The Marine Corps plans to pursue an enterprisewide information technology strategy over the next several years based on a standard set of products and services extending from a servicewide intranet to the desktop. Debra Filippi, deputy chief information officer for the Marine Corps, said the servic
The Marine Corps plans to pursue an enterprisewide information technology strategy over the next several years based on a standard set of products and services extending from a servicewide intranet to the desktop.
Debra Filippi, deputy chief information officer for the Marine Corps, said the service developed this strategy "in harmony with the Navy." The Marines, Filippi said, have embraced the Navy's Information Technology for the 21st Century standards, which provide a common computing environment based on commercial products for Navy systems on ships and on shore.
Filippi, speaking at the Navy Connecting Technology Conference this month in San Diego, said the Marines plan to develop a servicewide Marine Corps Enterprise Network (MCEN) to link regional networks serving key commands and bases in the United States and overseas.
Designed with security in mind, this network, which rides on the Defense Department's Non-Classified Internet Protocol Router Network (NIPRNET), will have no "backdoor circuits," which allow users to get on the network without going over the secure backbone, and will limit network access to authorized users, the Navy said. MCEN will feature eight firewalls, according to the Navy.
The Marines plans to build MCEN and the regional networks on basic hardware building blocks contained in a fiscal 1999 buyers' guide, which will include hubs, routers and switches, Filippi said.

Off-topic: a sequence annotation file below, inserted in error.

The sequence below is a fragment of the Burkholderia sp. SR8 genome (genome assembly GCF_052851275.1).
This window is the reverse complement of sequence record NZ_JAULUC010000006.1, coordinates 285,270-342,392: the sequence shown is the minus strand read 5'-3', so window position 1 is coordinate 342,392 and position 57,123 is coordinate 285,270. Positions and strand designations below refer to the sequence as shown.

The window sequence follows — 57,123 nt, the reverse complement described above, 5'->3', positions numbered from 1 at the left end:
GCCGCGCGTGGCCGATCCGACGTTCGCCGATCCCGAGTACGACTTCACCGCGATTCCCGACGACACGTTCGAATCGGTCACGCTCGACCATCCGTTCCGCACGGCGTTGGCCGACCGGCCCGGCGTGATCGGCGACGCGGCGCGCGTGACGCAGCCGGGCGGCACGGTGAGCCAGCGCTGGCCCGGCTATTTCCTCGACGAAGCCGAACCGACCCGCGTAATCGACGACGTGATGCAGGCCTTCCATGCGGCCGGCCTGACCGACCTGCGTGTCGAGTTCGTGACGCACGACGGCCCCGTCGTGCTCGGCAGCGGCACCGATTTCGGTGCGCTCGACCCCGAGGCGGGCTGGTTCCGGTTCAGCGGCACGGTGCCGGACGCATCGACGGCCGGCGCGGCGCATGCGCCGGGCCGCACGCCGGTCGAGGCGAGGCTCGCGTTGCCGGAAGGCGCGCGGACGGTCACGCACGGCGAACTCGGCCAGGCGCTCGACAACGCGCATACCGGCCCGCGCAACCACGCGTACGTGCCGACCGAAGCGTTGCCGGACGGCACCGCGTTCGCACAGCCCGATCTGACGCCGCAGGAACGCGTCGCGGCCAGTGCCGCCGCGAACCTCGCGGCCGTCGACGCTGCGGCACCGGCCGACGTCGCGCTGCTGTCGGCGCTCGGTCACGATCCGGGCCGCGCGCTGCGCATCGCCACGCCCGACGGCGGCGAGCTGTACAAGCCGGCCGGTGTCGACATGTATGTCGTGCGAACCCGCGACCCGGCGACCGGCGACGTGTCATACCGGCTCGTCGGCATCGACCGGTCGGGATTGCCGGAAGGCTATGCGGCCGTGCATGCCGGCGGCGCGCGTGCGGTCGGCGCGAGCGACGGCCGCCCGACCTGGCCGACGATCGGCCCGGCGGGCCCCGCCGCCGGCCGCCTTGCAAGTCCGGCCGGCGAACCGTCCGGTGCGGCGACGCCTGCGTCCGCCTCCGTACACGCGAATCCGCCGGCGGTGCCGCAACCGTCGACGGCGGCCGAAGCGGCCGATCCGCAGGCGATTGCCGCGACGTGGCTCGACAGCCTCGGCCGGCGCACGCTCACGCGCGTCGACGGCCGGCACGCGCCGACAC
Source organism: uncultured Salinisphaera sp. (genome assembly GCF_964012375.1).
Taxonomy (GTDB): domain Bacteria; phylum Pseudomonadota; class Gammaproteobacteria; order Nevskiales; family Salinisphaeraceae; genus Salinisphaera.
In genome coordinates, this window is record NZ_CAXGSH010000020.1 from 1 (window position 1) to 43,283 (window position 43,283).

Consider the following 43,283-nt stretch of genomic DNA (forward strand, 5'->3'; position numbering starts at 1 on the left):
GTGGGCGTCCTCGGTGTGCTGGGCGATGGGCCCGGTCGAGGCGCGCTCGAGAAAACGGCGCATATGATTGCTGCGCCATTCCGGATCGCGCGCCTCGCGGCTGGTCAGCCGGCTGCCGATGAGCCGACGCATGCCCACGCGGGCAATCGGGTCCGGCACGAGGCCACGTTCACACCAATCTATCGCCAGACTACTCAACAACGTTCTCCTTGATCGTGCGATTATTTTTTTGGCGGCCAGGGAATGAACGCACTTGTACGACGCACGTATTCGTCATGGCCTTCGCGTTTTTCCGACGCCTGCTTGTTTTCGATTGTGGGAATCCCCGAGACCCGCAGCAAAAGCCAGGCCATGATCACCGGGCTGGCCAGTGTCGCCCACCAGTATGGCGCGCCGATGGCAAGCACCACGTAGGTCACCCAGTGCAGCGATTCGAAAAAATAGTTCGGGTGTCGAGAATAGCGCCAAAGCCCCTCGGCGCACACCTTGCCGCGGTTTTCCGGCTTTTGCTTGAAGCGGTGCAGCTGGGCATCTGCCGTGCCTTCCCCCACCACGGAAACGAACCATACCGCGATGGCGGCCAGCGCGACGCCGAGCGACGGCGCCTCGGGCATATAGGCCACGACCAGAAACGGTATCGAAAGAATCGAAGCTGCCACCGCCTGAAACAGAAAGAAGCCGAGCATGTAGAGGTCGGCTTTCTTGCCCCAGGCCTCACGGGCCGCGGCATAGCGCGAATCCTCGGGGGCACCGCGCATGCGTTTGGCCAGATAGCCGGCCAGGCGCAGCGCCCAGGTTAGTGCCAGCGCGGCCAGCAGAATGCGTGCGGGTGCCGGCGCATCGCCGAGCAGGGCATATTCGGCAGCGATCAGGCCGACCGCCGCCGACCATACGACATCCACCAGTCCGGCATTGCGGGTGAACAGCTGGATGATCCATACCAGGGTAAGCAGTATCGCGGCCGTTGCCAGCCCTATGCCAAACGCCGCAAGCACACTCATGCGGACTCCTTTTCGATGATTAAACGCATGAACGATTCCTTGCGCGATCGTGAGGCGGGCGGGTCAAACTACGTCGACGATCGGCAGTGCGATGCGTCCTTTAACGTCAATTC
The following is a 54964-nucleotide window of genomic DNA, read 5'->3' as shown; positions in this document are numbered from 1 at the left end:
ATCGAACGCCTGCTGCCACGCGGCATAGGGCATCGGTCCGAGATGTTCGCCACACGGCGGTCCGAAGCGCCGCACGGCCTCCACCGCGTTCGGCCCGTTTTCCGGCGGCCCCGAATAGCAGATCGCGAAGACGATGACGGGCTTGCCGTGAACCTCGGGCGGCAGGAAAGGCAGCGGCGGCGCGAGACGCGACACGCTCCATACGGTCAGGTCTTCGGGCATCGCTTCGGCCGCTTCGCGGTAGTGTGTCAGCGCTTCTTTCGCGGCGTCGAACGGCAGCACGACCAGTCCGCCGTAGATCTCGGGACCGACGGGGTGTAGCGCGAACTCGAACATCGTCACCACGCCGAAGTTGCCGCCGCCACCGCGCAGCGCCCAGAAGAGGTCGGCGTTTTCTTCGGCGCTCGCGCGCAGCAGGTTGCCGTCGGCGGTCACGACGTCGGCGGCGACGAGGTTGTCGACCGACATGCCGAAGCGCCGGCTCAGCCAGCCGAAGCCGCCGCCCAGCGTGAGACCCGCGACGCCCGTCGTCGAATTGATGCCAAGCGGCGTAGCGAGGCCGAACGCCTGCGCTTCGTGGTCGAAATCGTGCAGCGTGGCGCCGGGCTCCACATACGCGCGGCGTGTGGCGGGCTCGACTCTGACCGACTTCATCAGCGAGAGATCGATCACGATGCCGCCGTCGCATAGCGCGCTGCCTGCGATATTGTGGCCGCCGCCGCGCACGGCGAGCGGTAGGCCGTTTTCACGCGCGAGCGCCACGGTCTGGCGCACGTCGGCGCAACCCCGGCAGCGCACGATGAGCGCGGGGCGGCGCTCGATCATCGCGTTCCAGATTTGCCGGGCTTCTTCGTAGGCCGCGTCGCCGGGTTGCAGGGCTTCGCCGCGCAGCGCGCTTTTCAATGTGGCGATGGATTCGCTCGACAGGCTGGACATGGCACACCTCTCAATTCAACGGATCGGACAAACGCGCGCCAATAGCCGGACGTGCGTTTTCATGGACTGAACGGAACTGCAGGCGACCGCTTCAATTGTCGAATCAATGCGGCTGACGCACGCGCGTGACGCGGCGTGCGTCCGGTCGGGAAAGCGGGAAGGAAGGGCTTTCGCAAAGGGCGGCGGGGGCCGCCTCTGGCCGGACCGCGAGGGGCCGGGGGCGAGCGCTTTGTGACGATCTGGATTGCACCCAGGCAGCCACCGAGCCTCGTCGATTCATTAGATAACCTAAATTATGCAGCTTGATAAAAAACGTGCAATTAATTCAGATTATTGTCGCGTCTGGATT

The Marines also plan to establish "enterprise solution" blanket purchase agreements this year for desktops and laptops based on the Navy IT-21 PC standards. These BPAs will help eliminate the proliferation of disparate PCs, software and systems throughout the Marine Corps, Filippi said. "We want to end 'Radio Shack buying' of computer equipment," Filippi said.
Next year, the Marines plan to move to centralized procurements of desktops, laptops and servers for Marine users worldwide, followed by centralized procurement of hubs, switches and routers in 2002, Filippi said.
The Navy already has taken steps to support the Marines' enterprise strategy, according to Capt. Mark Lenci, deputy program director for the global information and network systems directorate at the Space and Naval Warfare Systems Command.
Lenci said Spawar is working closely with the Marine Corps Systems Command to develop common standards and solutions, particularly on amphibious ships that carry Marine ground and aviation forces. "We're making it easier for the Marines to embark to those platforms so they have to embark with very little of their own gear."
Lenci said he believes the Marines can take advantage of economies of scale in purchasing equipment as well as attain operational synergy by signing on to the Naval Virtual Intranet, backed by Adm. Archie Clemins, commander in chief of the Pacific Fleet, and under development by Spawar.
The Marines recently took over operation of the former Miramar Naval Air Station, just miles from Spawar headquarters in downtown San Diego, and Lenci said Miramar would make a logical node on the regional network Spawar has set up to serve Navy commands in San Diego.
Filippi declined to say whether she endorsed such a move, but she pointed out that the Marine Corps viewed Miramar as an integral part of its California network, which revolves around Camp Pendleton, in northern San Diego County. The Marines, through MCEN and its regional offshoots, are working to "be our own provider" of Intranet services, she said.
Filippi acknowledged that the Marines could gain economies of scale by signing on to Navy enterprise deals, but she quickly added that the Marines would not sign on to the Spawar San Diego enterprisewide pilot of Lotus Development Corp. software, including messaging products, "because we are committed to [Microsoft Corp.] Exchange."
Robert Guerra, a government IT consultant, said the Marines' embrace of an enterprise strategy— espoused by top DOD leadership and the other military services— did not surprise him. "Everyone wants to take advantage of the buying power" large-scale enterprisewide deals represent, Guerra said. But unless such deals are made mandatory, "individual commands will still go their own way," he said.
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